Every new year, people obsess over their goal and near the top of everyone’s resolution is to get in shape. Rather than doing the proper research to get one step closer to their fitness goals, many choose to go with the knowledge they already have, and oftentimes, that includes myths, some of which are extremely wrong. Let’s take a look at the exercising myths that we’ve believed for years.
1. Targeted Fat Loss
Many people believe that doing 1000 crunches will tone their abs or that doing hundreds of squats will give them legs of steel. Unfortunately, this isn’t as simple as you think it is and it’s all because of advertising. The body doesn’t distribute fat equally across the body, so when we gain fat, the body puts it wherever it wants to and when we lose fat, the fat is burned from the excess storage. When people claim that workouts target fat in specific areas, what they’re actually saying is that the workout targets the muscle group in that area.
2. Turning Fat into Muscle
Trying to turn fat into muscle is as easy as turning water into wine, so unless you have Jesus-like abilities, then you’ve probably figured out that it’s impossible… and that’s because they are two different substances. Muscles (specifically skeletal) are contractile fibers typically attached to bone while fat is found around the organs and under the skin as the storage form of excess carbohydrates. People lose weight through a process called lipolysis which is extremely different from building muscle through muscle hypertrophy.
3. Fat Loss = Weight Loss
Many people tend to equate weight loss with fat loss but that’s not necessarily true. A person’s weight is influenced by many things, namely muscle mass, fat, water weight, as well as excrements. When a person works out regularly, you begin to build muscle and muscle weighs more than fat. According to Dr. Somnath Patil, measurement changes should be used to gauge a person’s progress instead of keeping track of weight loss because it does not equate to fat loss. Additionally, lifestyle changes are more important than weight loss.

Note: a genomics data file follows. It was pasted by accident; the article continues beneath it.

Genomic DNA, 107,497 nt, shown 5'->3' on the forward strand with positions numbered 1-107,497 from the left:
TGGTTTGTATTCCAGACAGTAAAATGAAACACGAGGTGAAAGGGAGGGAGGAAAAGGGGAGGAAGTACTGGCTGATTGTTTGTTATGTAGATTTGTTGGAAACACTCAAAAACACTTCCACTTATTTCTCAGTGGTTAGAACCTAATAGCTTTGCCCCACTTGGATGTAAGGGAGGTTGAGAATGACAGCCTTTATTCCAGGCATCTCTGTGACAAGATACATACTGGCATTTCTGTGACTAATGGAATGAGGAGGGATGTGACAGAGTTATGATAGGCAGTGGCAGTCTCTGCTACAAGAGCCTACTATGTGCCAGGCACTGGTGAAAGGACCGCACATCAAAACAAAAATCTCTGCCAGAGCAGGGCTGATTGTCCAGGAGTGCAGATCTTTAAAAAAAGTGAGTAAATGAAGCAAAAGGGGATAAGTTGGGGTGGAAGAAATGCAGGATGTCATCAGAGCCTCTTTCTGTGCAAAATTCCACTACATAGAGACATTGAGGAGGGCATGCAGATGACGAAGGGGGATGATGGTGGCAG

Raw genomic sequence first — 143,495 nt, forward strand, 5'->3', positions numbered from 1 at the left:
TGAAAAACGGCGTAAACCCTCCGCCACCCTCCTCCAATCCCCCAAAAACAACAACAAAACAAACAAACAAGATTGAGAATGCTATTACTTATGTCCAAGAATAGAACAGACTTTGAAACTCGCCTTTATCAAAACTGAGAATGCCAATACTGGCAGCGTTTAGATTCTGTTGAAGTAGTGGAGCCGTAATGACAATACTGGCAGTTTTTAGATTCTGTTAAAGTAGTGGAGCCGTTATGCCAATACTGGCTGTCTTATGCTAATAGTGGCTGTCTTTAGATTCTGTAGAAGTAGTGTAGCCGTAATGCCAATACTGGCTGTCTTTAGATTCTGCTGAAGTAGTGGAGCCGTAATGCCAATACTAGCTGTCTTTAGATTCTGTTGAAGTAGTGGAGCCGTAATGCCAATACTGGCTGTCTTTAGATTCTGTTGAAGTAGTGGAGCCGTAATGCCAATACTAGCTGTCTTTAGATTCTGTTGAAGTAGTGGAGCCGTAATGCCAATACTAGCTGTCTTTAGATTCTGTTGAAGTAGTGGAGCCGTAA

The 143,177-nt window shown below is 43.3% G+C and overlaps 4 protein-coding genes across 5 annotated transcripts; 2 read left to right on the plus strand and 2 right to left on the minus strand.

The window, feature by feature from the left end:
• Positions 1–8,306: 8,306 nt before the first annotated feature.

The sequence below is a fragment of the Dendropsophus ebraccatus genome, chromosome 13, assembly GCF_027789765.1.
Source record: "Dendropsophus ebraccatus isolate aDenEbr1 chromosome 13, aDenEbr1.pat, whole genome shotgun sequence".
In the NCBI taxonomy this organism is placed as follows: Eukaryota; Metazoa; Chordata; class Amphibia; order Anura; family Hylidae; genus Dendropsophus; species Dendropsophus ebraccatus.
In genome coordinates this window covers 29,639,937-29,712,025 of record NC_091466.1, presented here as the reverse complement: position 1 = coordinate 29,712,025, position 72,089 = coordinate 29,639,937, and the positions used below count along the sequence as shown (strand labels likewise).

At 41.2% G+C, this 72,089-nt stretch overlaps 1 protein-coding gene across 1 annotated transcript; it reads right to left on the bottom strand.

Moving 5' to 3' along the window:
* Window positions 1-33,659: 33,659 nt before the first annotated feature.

4. No Pain, No Gain
Have you ever heard the saying, “no pain, no gain”? Well, that’s what many people equate a good workout to. Unfortunately, being sore does more bad than good. Not only does being overly sore leave you too tired to continue working out, but it makes the body more vulnerable to injury. The moral of the story is that you shouldn’t hit the gym too hard, especially if it’s your first day back after a long time away.
5. Bigger is Better
One of the most popular myths that we’ve heard is that bigger muscles means that you are stronger, and we have no idea where it came from. Building muscle has both long- and short-term benefits, but there’s no need to get as big as Mr. Schwarzenegger to prove your point. While some people prefer the “more is more” look, bigger doesn’t always suit everyone. Additionally, consistently lifting too much weight puts you at risk of tearing your aorta, according to the Mayo Clinic.
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